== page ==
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Thinking outside the box office: 'Ghostbusters' looking to pummel some pooches


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EP 14 - The Summer Box Office Begins


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Thinking outside the box office: 'Ghostbusters' looking to pummel some pooches

Fur is so in right now, animated fur that is.

"The Secret Life of Pets," like several other animatedcritter movies this year, managed to outstrip even the most bullish to set a record for an originalanimated debut, topping the previous $90.4 million record set by "Inside Out"in 2015.

"Pets" chewed up that total with a $103.2 million opening,compared to forecasts ranging from $70 million to $90 million. "Pets"is expected to give the box office competition a run for its money in its secondweekend as well, with the reboot of "Ghostbusters" scaring up its biggestchallenge.

BoxOffice.comexpects that "Pets" will make about $53.5 million over the weekend ofJuly 15, or $2.5 million below its estimate for "Ghostbusters." But otherforecasters, like Varietyfor instance, think "Pets" will spook the supernatural just enough forthe top spot. Sony Corp.believes "Ghostbusters" will take as much as $40 million, Variety notes, but third-party forecastersput it in a range of $45 million to $50 million. Those expectations are just shyof "Pets," which Variety believeswill collect around $55 million. DeadlineHollywood generally agrees with that outcome, putting "Pets" in arange of $50 million to $60 million and "Ghostbusters" no higher than$50 million.

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Source: Columbia Pictures

But "Ghostbusters" could surprise to the upside. Aftermoderating expectations with one of the least-liked YouTube trailers ever posted,pre-release acclaim has poured in for the film. Rotten Tomatoes early on gave the film a "Certified Fresh"rating, and it was running at an average score of 74% as of 5 p.m. ET July 14.

Sony's Columbia Pictures will be happy for the turn in sentiment,as the studio is taking a risk on the female-led reboot of a classic story focusedon a group of ghost-fighting men. But the cast of Saturday Night Live female leads(echoing the SNL-heavy male cast from the original 1984 version) has been gaininglots of stature lately, with breakout hit comedies like "Bridesmaids"and "Spy." If Sony can win the hearts of a new generation of ghost-lovers(or ghost haters?), then it could have a solid franchise opportunity for its studio.The title could even lose a little money, but if it garners a bit of an audiencefollowing and leads to a franchise, that could still represent a win for the company,one observer told Deadline.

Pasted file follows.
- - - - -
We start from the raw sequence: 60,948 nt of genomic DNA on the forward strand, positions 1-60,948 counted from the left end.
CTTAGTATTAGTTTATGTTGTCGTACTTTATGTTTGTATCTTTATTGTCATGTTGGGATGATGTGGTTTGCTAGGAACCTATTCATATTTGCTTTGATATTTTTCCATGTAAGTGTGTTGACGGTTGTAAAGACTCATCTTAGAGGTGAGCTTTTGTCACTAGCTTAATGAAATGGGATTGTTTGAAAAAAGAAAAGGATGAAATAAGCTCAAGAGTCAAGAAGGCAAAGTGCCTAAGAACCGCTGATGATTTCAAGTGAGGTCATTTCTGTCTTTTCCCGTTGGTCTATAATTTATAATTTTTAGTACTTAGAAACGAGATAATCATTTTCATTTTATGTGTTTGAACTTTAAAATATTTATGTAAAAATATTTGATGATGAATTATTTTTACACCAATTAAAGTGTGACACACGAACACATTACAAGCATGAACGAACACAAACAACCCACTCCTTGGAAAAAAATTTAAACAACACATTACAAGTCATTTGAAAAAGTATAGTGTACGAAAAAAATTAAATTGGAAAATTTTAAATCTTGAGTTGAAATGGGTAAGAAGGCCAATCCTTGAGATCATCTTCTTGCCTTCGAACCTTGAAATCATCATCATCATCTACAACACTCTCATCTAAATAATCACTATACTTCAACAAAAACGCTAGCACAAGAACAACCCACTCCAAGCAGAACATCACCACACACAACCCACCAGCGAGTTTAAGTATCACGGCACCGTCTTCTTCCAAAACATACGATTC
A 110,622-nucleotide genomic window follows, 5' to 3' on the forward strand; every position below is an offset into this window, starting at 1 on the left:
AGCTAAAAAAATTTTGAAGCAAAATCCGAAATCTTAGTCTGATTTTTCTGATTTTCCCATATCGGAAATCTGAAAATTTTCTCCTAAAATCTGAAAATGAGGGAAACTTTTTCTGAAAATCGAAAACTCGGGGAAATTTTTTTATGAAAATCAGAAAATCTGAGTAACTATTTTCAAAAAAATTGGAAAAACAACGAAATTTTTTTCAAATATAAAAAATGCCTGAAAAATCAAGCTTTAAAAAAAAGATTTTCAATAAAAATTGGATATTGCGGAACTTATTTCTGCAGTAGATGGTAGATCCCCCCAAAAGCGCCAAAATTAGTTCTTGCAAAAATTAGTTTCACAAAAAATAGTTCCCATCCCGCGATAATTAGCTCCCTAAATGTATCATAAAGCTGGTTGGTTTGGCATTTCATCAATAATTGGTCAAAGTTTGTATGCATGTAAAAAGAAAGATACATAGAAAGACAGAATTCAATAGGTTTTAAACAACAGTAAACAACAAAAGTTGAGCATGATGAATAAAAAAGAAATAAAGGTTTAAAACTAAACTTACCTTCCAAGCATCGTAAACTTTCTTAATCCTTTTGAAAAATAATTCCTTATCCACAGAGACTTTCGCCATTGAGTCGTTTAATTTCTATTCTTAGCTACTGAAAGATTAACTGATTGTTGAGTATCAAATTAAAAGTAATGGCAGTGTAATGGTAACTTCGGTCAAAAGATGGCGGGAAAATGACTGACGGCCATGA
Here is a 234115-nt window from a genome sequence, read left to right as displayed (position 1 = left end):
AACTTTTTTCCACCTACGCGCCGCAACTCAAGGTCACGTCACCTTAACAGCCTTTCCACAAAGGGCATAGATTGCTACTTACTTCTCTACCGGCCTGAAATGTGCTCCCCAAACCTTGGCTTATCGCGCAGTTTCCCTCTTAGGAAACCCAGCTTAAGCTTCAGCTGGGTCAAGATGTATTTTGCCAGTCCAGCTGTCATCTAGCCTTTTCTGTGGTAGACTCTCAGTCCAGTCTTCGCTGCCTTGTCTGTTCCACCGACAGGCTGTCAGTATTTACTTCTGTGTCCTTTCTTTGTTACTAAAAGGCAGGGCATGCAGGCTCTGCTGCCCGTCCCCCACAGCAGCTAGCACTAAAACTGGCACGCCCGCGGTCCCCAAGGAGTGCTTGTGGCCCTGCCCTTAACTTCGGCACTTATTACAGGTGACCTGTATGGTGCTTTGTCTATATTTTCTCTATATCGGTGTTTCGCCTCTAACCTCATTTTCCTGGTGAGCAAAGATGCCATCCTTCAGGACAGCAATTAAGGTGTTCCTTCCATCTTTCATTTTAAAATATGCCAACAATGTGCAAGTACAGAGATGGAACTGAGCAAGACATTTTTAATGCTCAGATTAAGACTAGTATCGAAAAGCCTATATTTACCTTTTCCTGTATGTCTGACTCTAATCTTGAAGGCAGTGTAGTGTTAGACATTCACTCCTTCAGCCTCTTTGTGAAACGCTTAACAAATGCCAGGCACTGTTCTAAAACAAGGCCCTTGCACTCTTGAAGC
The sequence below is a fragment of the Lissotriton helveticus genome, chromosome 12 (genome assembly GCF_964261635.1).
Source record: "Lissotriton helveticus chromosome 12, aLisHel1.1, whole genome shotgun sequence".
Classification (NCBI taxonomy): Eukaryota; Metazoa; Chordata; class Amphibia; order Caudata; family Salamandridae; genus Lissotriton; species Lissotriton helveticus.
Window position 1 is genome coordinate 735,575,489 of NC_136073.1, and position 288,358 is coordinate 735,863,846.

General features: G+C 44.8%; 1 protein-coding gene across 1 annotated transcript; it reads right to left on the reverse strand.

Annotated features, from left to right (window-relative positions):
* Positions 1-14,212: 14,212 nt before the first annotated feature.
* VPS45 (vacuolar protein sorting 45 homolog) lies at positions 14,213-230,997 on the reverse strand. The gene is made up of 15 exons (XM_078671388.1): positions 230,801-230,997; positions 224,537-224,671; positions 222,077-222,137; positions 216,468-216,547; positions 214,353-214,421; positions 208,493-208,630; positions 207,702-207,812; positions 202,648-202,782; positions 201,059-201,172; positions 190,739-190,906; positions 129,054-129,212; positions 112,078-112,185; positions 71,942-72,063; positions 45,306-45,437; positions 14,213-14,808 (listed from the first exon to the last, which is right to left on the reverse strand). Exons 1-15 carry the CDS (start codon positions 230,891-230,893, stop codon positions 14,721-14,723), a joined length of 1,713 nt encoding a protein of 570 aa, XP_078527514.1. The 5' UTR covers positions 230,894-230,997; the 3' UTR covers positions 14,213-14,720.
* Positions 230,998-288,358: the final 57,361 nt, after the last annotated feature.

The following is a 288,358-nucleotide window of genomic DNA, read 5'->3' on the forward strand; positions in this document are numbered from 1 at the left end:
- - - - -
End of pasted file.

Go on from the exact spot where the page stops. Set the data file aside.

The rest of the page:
Working against "Ghostbusters," other recent rebootsfrom the last millennium have not been particularly well received. Studios wantto latch onto the nostalgia prevalent among so-called "90s kids," buttheir efforts with titles like "Robocop," "Point Break" and"Total Recall" have fallen flat. Those films saw loss margins of 2.3%,58.2% and 46.8%, respectively. On average, a list of similar reboots tanked on anegative 35.0% margin after opening to a meager average of $18.8 million.

Projections put the new "Ghostbusters" well ahead ofthat average, and critics and audiences also seem to favor the movie more than thecomparable titles. The reboots of "Robocop,""PointBreak" and "TotalRecall" each registered deeply in the "rotten" on Rotten Tomatoes,with the new "Point Break" picking up a particularly pathetic 9% rating.

Sony took some criticism for its female slant in the reboot,but with popular names in the lead roles and solid accolades from critics, it couldbreak the losing streak for big-budget reboots.

Also debuting during the weekend of July 15, Broad Green Pictureswill try to cash in on the cult fascination with Columbian drug lord Pablo Escobarwith "The Infiltrator."

Starring Bryan Cranston, the middle-budget movie follows a U.S.customs agent who pegs a money-laundering scheme on Escobar.

Forecasts for the title are coming in as low as $4.3 millionfrom and as high as $8 million from Deadline. The film is faring OKamong critics, with a 64% rating on Rotten Tomatoesas of 5 p.m. ET July 14.

A group of five similar titles compiled by SNL Kagan — like "TheDeparted," "Donnie Brasco" and "The Lincoln Lawyer" — revealmixed results, averaging an 18.0% profit margin with three of those films in thered.

With an estimatedproduction budget of $47.5 million, "The Infiltrator" will have to hustleafter its low opening gross to leave theaters on a positive note.

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